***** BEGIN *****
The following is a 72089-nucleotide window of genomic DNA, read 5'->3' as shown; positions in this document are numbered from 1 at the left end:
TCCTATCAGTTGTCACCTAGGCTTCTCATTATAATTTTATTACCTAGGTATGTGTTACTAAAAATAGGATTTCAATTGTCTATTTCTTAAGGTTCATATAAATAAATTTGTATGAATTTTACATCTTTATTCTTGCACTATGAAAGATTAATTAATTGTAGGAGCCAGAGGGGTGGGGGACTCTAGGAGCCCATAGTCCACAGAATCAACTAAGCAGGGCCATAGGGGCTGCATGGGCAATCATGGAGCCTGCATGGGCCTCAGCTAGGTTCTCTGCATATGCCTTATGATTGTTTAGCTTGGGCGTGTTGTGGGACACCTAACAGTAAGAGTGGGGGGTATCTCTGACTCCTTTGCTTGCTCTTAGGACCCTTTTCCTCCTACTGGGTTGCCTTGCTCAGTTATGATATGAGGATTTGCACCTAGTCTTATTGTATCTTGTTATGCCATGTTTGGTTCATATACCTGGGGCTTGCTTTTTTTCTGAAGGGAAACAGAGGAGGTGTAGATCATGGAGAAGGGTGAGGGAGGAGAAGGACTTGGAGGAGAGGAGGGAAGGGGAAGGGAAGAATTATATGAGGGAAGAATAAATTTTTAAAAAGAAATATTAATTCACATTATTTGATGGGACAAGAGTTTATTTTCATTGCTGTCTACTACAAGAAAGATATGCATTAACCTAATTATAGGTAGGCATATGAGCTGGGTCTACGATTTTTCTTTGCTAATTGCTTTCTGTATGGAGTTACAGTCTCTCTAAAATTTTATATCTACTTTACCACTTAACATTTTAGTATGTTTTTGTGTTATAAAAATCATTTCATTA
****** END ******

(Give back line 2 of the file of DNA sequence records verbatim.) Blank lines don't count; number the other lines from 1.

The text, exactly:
TCCTATCAGTTGTCACCTAGGCTTCTCATTATAATTTTATTACCTAGGTATGTGTTACTAAAAATAGGATTTCAATTGTCTATTTCTTAAGGTTCATATAAATAAATTTGTATGAATTTTACATCTTTATTCTTGCACTATGAAAGATTAATTAATTGTAGGAGCCAGAGGGGTGGGGGACTCTAGGAGCCCATAGTCCACAGAATCAACTAAGCAGGGCCATAGGGGCTGCATGGGCAATCATGGAGCCTGCATGGGCCTCAGCTAGGTTCTCTGCATATGCCTTATGATTGTTTAGCTTGGGCGTGTTGTGGGACACCTAACAGTAAGAGTGGGGGGTATCTCTGACTCCTTTGCTTGCTCTTAGGACCCTTTTCCTCCTACTGGGTTGCCTTGCTCAGTTATGATATGAGGATTTGCACCTAGTCTTATTGTATCTTGTTATGCCATGTTTGGTTCATATACCTGGGGCTTGCTTTTTTTCTGAAGGGAAACAGAGGAGGTGTAGATCATGGAGAAGGGTGAGGGAGGAGAAGGACTTGGAGGAGAGGAGGGAAGGGGAAGGGAAGAATTATATGAGGGAAGAATAAATTTTTAAAAAGAAATATTAATTCACATTATTTGATGGGACAAGAGTTTATTTTCATTGCTGTCTACTACAAGAAAGATATGCATTAACCTAATTATAGGTAGGCATATGAGCTGGGTCTACGATTTTTCTTTGCTAATTGCTTTCTGTATGGAGTTACAGTCTCTCTAAAATTTTATATCTACTTTACCACTTAACATTTTAGTATGTTTTTGTGTTATAAAAATCATTTCATTA